If it is bad for us, it cannot be expelled. If it is genuine love, genuine nurturing, genuine care, we cannot take it in. I recently had this exchange with a friend that demonstrates that:

P: You know you're very much loved by a good number of people, don't you?

Me: I grew up feeling unloved; much as I love my friends, and I feel THAT keenly, I very rarely feel love coming back at me. I sense need easily, but unconditional love not so much. It's lovely to know that I'm loved, even if I have a hard time feeling it. Thank you.

That is MY hungry ghost: I rarely feel loved, held. So I chase it - but I can't take too much of it (thin neck), so I chase it in those who can't love me profligately, passionately, fully. I take the little I'm given because it is what I can bear.

That's changing, the neck is widening, but it takes time and is still hard.

As Fr Robert said, the cause of the spiritual life's failure to thrive is sin - emotional abuse, neglect, bullying, anything that makes someone less a person. We're all guilty of some shade of that.

But I would take issue with his statement that sin is at the root of the lack of growth. If one just pulls up sin, it's like pulling up what you can see of a weed - it might be gone for a while, but another will soon grow in its place. You need to pull sin up by the root.

And that root is fear.

Fear is what drives people to sin:

Avarice: I'm afraid I'll never have enough/there's not enough to go round.
Envy: I'm afraid that what I have/who I am isn't good enough, but if I have that, maybe I will be.
Gluttony: I'm afraid there won't be enough, I have to have as much as possible now.
Lust: "I'm afraid I won't be loved."
Pride: "I'm afraid I'm not enough, so I have to tell people that I'm more. I can't ask for help/admit I can't do it/don't know."
Sloth: Cf. above "I'm afraid it's too much/I'll fail."
Wrath: "I'm afraid of being hurt/the pain underneath this/the pain that might come, it's easier to be angry than face that." "I'm afraid I won't get justice, so I must get it myself."

Those are by no means exhaustive - it is, of course, more complex than that, but I hope the point is clear. In discussing a real-life example earlier with a Saffa friend, he made the point that the great sin of apartheid came about because 'SA whites were very, very afraid.' That is brought home by one of the best songs ever written:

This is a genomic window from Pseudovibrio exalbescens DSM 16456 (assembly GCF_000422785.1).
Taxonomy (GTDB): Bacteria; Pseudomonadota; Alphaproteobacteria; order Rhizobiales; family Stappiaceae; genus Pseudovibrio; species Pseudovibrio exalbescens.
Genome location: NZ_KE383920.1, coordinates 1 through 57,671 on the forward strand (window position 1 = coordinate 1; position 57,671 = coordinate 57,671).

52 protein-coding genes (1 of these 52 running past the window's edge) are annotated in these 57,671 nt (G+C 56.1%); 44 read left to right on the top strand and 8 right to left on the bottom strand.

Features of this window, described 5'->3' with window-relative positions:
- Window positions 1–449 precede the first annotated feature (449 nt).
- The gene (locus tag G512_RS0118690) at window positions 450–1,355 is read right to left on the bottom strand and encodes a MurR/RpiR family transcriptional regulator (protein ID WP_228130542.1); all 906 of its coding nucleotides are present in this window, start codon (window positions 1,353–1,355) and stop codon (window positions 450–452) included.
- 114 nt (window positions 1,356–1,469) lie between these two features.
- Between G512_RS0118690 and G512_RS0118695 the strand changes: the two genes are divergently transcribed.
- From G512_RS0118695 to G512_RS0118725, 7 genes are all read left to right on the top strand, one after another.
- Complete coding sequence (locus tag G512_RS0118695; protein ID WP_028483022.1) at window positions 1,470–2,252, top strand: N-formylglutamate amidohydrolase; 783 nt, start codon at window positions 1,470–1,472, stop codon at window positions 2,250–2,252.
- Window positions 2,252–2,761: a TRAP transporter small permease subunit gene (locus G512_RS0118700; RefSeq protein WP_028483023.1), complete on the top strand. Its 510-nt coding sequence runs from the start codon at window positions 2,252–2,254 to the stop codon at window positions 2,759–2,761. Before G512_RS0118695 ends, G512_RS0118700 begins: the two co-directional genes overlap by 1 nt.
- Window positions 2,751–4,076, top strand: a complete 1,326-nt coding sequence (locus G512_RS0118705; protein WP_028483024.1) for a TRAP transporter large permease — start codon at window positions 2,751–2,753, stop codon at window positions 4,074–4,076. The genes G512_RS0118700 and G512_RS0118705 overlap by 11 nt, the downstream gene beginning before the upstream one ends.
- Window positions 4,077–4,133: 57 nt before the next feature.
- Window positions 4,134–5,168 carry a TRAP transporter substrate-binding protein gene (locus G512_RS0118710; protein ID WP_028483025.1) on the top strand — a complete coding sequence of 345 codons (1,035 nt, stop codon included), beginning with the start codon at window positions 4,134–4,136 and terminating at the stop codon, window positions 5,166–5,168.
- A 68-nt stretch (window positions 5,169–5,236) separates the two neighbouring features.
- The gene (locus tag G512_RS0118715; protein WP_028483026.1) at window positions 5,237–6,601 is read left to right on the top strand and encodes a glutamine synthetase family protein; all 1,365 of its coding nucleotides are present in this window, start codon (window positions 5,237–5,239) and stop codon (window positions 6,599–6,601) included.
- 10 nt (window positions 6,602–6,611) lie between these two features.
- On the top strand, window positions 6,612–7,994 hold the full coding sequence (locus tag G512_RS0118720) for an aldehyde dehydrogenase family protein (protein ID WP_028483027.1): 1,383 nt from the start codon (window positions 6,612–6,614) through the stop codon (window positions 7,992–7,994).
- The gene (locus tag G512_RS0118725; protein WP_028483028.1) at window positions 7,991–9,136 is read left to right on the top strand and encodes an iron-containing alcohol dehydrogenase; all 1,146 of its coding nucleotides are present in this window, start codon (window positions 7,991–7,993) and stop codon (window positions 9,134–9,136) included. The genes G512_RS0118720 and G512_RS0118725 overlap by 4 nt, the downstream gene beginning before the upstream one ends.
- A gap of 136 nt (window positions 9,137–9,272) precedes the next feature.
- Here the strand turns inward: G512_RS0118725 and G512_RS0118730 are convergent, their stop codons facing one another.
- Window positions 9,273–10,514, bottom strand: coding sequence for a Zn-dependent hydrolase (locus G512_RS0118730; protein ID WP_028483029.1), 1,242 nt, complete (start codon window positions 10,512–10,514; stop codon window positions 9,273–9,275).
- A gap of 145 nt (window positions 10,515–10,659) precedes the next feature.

I knew a man who lived in fear
It was huge, it was angry it was drawing near
Behind his house, a secret place
was the shadow of the demon he could never face
He built a wall of steel and flame
And men with guns to keep it tame
Then standing back he made it plain
that the nightmare would never ever rise again
But the fear the fire and the guns remained

Perhaps personalizing it by generating our own 'I'm afraid that...' will help us move forward - and grow.

But how? So we know we're afraid and what we're afraid of? How does it help us grow? Self-awareness is the first step to emotional and spiritual growth - and to collapsing that black hole. Knowing what is true is the first step to everything.

The next step is to love it: and if it is too hard to love a black hole, let us use Donald Kalsched's imagery and love the child left behind, the child frozen in the trauma that tries to draw us back to it, tries to protect us from it again, but can only do so as the 3,5, 6 year old he/she is. That little one has done far too much for far too long, more than any child should have to do (as we probably did in real life). The time has come for us to hold it, to love it through its tantrums, its tears, its rage at us for abandoning it.